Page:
Intermittent explosive disorder (IED) is one of the impulse control disorders, all of which are characterized by the person’s inability to resist a drive or an impulse to do something which harms the patient or others.
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IED is specifically considered to be a mental disorder in which a person develops sudden and out-of-context outbursts of rage or aggression towards people or property, due to failure to control one’s impulses. These may result in acts or words of aggression, violence, verbal threats, vandalizing of property, throwing or breaking objects, domestic abuse and other forms of uncontrolled causeless anger. The action is always a massive overreaction to the alleged provocation, though even a mild stimulus is often absent. The person with IED shows a strange absence of accepting responsibility for one’s anger (usually shifting it on to the situation, other people, or some inciting factor), attempts to excuse oneself on such grounds, and a resulting unwillingness or lack of interest in stopping or changing such behavior.
It results in self-distress, impaired functioning in social, school and workplace settings, relationship breakdown or dysfunction, and sometimes feelings of remorse or guilt later. Such patients often also have mood disorders, fears and phobias, eating disorders, a high incidence of alcohol/ substance abuse, personality disorders such as antisocial or borderline personality disorders, and other specific impulse control disorders.
IED typically begins quite early in life, earlier and more commonly in males than in females, but is typically diagnosed and treated only after several decades. Specific treatment is very rare. In about 80% of cases it persists for a long time, but mellows with age in many people. Its incidence is about 5%-7%, and its prevalence at 3%-4%. Severe IED is diagnosed when the patient has three or more rage episodes per year.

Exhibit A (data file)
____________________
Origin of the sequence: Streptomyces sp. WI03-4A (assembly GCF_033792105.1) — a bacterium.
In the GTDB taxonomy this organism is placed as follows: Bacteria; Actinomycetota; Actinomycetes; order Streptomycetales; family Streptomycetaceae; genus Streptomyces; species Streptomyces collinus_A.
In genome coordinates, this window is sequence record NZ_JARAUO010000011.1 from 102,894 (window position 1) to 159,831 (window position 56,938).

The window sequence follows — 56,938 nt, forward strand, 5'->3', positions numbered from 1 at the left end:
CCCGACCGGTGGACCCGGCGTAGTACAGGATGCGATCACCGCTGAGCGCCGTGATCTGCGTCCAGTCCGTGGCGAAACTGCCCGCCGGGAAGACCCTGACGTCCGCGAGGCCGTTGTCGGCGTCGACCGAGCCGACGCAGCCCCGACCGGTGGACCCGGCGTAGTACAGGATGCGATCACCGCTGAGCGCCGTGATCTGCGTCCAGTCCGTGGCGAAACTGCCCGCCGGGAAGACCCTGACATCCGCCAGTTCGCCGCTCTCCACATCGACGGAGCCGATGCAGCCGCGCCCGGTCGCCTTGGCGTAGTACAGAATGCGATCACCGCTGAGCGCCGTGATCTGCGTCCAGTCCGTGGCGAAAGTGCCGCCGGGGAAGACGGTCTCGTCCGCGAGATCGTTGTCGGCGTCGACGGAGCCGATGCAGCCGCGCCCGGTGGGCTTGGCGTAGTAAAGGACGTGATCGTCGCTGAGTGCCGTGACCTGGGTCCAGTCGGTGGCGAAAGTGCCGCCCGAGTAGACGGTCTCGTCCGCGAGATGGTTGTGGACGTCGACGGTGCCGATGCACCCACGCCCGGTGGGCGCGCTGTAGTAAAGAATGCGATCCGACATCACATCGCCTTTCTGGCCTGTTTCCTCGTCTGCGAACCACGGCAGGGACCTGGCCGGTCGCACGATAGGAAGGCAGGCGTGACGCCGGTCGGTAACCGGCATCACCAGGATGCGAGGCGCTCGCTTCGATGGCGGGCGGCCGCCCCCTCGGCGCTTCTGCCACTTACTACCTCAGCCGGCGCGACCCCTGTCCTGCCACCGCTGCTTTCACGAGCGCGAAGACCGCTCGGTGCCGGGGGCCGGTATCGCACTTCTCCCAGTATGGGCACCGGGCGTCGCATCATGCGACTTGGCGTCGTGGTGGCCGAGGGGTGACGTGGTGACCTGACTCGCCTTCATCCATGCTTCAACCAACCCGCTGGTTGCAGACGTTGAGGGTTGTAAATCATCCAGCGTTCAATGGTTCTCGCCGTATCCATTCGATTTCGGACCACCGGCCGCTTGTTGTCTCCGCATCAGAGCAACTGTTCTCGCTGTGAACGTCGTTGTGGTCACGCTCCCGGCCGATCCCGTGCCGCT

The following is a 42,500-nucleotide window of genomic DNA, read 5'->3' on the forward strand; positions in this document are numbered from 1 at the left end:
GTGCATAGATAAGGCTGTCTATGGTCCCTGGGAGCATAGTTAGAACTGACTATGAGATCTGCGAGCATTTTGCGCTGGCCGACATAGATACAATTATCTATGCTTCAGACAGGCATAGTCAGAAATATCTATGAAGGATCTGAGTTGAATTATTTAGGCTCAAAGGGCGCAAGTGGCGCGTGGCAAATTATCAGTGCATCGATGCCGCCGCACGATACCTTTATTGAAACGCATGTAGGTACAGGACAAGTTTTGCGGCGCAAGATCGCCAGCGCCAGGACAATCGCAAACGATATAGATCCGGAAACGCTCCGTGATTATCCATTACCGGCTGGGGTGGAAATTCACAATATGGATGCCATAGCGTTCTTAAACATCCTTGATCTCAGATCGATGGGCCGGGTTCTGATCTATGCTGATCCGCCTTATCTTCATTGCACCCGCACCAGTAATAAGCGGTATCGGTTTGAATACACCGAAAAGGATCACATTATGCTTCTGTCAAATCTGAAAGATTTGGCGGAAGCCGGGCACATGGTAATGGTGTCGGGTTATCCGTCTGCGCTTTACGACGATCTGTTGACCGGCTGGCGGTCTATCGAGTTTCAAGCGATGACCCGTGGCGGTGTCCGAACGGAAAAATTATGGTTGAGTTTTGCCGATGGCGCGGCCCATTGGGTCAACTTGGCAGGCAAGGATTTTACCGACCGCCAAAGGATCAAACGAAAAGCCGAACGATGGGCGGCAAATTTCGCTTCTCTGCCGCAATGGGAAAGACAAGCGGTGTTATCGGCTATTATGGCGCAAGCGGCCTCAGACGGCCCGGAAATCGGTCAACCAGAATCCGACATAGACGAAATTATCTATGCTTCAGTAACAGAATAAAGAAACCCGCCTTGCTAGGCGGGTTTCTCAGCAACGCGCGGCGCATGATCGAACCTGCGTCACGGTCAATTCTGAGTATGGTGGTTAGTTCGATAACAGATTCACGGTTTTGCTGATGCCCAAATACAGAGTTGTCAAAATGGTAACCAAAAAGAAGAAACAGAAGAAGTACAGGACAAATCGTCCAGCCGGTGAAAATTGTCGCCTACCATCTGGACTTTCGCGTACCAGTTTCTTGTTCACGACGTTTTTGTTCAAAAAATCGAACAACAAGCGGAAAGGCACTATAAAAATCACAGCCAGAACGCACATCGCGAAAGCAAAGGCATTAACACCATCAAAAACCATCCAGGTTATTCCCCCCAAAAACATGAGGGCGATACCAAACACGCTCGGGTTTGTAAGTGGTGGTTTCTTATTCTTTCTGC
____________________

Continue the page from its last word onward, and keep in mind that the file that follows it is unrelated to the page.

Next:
The diagnosis of IED is made only after a full physical examination to make sure that the anger outbursts are not related to any medical or mental disorder other than IED, with required laboratory testing. Mental assessments are also essential to rule out or confirm comorbid or preexisting mental illness. A structured interview is useful to achieve this kind of full testing. Traumatic brain injury especially when the frontal cortex sustains damage seems to be associated in a few cases with the development of impulse control behaviors.
Diagnostic criteria in the Diagnostic and Statistical Manual of Mental Disorders (DSM-IV) have codified the condition. Criterion A lays down that more than one separate incident of failure to resist aggressive impulses that resulted in serious acts of assault or destruction of property must have occurred. Criterion B is fulfilled if the act of aggression bears no proportion to the stressor, if any is present. Criterion C states that the acts of aggression must not have an explanation due to another mental illness, substance abuse, or mental condition.
Treatment is usually individualized. Cognitive behavioral therapy (CBT) has proved to be useful by helping the patient explore the mental setting of the explosive outbursts, harness the relaxation powers of various calming and corrective cognitive techniques, and change one’s response to provocative factors. The improvement seen is generally lasting and pervasive, and improves the patient’s quality of life.
Medications also play a role, with mood stabilizers, selective serotonin reuptake blockers (SSRIs), anticonvulsants, and some antipsychotics having been found useful in controlling the explosive episodes.